Like many of you (I suspect) I used to document my ORDS REST services using MS Excel or MS Word. Whilst better than not documenting them at all, I figured there had to be a better way. I am here to tell you that there is a better way and that is to use REST specification standards such as RAML, Swagger or API Blueprint. The standard itself is one thing but it is the tools that are born from these standards that really make the difference for me.
Not only can we create very nice documentation using simple markup, but we can also share it with our consumers at design time. In some cases, we can even auto-generate mock end points from the markup without writing any code. These end points can be called by our customer's client applications during design. All of this facilitates Spec Driven Development, which is a game changer in the API design world. You can now collaborate fully with your consumers before a single line of code has been developed.
I am not going to try and make this post about how to learn and use RAML (many have gone there already). The goal here is to open the hearts and minds of the ORDS to community to using a standard like RAML for their next project.
There are several standards out there (aren't there always) with Swagger, RAML and API Blueprint being the among the most prominent. I performed a Quick Search on Google Trends and see that by that metric at least RAML is trending upward:
BTW, looking under the hood at https://apicatalog.oraclecloud.com, it would appear Oracle is using Swagger.
Spec Driven Development
With a Spec driven design approach we focus on iterating together until we get a solid specification. At this point, you may ask "how is that different?". The main difference is in the tools. With tools like Mulesoft's Anypoint Platform and RAML, we can:
- Document the service in RAML and have the tool automatically generate HTML based documentation.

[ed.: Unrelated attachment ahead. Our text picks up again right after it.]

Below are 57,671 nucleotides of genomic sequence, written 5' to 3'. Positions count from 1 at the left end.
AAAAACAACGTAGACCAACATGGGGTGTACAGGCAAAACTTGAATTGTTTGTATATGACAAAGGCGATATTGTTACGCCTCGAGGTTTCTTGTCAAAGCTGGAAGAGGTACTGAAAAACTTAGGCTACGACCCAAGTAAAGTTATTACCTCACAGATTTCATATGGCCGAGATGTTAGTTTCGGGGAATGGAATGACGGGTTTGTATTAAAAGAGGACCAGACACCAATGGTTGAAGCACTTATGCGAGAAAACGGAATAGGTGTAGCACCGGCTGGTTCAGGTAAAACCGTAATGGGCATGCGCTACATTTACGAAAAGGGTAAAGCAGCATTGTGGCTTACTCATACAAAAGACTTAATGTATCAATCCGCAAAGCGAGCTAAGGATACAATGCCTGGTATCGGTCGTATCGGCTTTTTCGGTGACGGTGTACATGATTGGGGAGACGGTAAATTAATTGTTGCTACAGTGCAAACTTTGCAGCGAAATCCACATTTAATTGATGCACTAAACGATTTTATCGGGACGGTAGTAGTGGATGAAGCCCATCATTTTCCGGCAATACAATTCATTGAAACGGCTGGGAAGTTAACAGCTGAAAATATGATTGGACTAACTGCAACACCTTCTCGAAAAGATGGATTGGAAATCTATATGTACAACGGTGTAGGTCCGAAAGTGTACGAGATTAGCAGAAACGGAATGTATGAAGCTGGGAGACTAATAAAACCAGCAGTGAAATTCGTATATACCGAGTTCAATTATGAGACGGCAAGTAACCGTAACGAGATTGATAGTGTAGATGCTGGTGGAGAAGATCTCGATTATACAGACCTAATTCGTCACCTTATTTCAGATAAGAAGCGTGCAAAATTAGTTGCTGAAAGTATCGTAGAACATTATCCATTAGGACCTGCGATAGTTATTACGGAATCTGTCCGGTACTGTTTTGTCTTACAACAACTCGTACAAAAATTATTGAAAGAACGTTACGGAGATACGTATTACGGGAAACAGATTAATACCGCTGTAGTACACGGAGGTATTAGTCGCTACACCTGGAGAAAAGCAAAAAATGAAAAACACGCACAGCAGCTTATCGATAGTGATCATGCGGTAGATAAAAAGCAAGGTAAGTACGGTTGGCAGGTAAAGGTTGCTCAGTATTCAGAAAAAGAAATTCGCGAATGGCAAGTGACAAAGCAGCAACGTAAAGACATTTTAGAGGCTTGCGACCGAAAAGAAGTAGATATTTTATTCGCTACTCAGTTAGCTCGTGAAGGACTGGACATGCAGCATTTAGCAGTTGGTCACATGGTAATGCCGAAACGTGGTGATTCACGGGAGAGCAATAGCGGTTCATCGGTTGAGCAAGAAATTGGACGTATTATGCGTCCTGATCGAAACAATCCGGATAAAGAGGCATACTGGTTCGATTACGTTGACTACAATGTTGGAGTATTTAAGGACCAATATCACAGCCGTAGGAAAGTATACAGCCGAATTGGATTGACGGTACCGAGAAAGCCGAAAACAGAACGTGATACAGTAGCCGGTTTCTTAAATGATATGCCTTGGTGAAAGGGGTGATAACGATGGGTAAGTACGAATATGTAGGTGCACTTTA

- Provide a web based portal to your developer community or consumers so they can see the service evolve. When you change the RAML, they immediately see the documentation reflect this change.
- Finally, (and this is the big one for me), the tool can generate mock end points (based on your RAML specification) which our consumers can call. This is without having to write a line of code.
Both sides can now start development at maximum velocity with the confidence that they have a good understanding.
Check out Mike Stowe's Blog for properties and advantages of Spec Driven Development.
"RESTful API Modeling Language (RAML) makes it easy to manage the whole API lifecycle from design to sharing. It's concise - you only write what you need to define - and reusable. It is machine readable API design that is actually human friendly."
My favorite aspects of RAML are:
- Easy to understand markup
- Generates clean, easy to understand documentation
- Tools available to auto-generate mock end points
- Great re-usability with 'traits', 'libraries' and 'data types'. This means if you use a certain type of security across all your APIs, you can define it once and then just reference it in all your services. Similarly, if you have a standard definition for a sales order, you can define it in a data type and then include that data type in your other services
RAML and REST Resources
Mulesoft - Anypoint Platform (https://anypoint.mulesoft.com)
- Web based platform
- Design REST API's Using RAML
- Live generation of documentation (as you type)
- Developer Portal available to share APIs
- Auto generation of mock end points
Mulesoft - API Workbench (http://apiworkbench.com/)
- Atom Package
- Create RAML to design REST APIs off-line
- Other RAML Tools:
RAML 100 Tutorial (http://raml.org/developers/raml-100-tutorial)
- Learn the Basics
RAML 200 Tutorial (http://raml.org/developers/raml-200-tutorial)
- Design a sample service End to End using RAML
- Mulesoft - Undisturbed REST Workshop
- Real World RAML specifications Created by other companies (such as Instagram, Spotify, Google, Slack etc.)